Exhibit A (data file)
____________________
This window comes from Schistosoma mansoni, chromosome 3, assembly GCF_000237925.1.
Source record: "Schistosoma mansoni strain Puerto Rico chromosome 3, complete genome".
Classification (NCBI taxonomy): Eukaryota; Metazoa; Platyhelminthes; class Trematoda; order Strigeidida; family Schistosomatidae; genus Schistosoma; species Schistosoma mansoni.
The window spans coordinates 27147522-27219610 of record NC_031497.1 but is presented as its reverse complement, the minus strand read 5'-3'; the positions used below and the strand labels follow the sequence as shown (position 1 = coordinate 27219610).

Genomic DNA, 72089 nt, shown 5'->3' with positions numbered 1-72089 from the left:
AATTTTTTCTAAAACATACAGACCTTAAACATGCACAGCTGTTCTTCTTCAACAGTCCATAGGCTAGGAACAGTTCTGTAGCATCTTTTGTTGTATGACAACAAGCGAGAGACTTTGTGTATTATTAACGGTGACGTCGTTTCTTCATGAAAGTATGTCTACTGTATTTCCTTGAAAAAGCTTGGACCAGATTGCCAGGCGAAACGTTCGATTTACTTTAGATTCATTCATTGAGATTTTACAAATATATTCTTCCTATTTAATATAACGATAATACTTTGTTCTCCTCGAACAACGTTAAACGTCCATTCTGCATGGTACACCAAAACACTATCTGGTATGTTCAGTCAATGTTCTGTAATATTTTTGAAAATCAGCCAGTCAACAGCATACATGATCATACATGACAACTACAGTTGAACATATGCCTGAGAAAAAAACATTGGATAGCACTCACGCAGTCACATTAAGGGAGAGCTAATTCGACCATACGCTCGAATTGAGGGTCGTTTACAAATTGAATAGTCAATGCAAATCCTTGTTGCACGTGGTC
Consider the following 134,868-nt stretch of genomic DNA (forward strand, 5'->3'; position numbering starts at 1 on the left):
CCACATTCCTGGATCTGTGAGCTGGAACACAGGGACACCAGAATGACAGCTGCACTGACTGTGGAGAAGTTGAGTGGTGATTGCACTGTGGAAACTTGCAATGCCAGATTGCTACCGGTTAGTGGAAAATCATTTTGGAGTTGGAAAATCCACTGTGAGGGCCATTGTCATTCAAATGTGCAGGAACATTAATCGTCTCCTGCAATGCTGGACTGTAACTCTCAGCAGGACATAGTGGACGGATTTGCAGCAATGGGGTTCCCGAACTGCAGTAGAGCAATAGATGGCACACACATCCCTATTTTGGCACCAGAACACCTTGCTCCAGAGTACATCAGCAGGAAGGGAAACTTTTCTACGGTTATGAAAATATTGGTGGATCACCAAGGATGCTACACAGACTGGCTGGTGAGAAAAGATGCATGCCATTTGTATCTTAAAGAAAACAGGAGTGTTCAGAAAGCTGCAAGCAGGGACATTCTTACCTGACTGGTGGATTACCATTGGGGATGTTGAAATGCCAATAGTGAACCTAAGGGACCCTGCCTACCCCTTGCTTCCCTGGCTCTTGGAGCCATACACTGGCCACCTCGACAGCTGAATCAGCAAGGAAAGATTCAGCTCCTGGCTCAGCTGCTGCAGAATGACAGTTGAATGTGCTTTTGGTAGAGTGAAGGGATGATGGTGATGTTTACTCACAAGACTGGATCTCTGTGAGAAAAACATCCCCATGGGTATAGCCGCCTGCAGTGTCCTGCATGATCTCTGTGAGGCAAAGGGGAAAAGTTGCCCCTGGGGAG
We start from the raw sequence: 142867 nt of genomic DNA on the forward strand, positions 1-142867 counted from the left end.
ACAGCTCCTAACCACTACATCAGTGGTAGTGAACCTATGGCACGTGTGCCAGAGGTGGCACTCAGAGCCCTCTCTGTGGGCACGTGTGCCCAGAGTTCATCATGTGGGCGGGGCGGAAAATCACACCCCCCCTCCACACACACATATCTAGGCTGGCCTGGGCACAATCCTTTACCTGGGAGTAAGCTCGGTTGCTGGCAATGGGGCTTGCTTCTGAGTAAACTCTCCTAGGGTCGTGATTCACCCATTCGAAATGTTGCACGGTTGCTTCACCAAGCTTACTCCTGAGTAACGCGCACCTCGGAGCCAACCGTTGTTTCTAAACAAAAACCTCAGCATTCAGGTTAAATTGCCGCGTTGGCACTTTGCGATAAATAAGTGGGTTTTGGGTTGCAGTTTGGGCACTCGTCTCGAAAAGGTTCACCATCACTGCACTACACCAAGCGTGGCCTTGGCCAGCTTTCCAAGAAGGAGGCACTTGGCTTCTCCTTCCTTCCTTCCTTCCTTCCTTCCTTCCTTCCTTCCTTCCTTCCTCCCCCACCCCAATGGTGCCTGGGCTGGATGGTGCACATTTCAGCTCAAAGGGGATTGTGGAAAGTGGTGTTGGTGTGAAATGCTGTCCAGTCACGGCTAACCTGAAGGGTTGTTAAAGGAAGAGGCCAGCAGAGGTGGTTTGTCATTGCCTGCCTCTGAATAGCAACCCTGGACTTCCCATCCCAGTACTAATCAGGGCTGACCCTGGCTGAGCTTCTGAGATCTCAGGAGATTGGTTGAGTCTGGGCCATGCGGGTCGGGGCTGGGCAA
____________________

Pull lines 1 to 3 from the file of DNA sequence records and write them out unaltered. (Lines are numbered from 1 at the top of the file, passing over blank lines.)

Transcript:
This window comes from Schistosoma mansoni, chromosome 3, assembly GCF_000237925.1.
Source record: "Schistosoma mansoni strain Puerto Rico chromosome 3, complete genome".
Classification (NCBI taxonomy): Eukaryota; Metazoa; Platyhelminthes; class Trematoda; order Strigeidida; family Schistosomatidae; genus Schistosoma; species Schistosoma mansoni.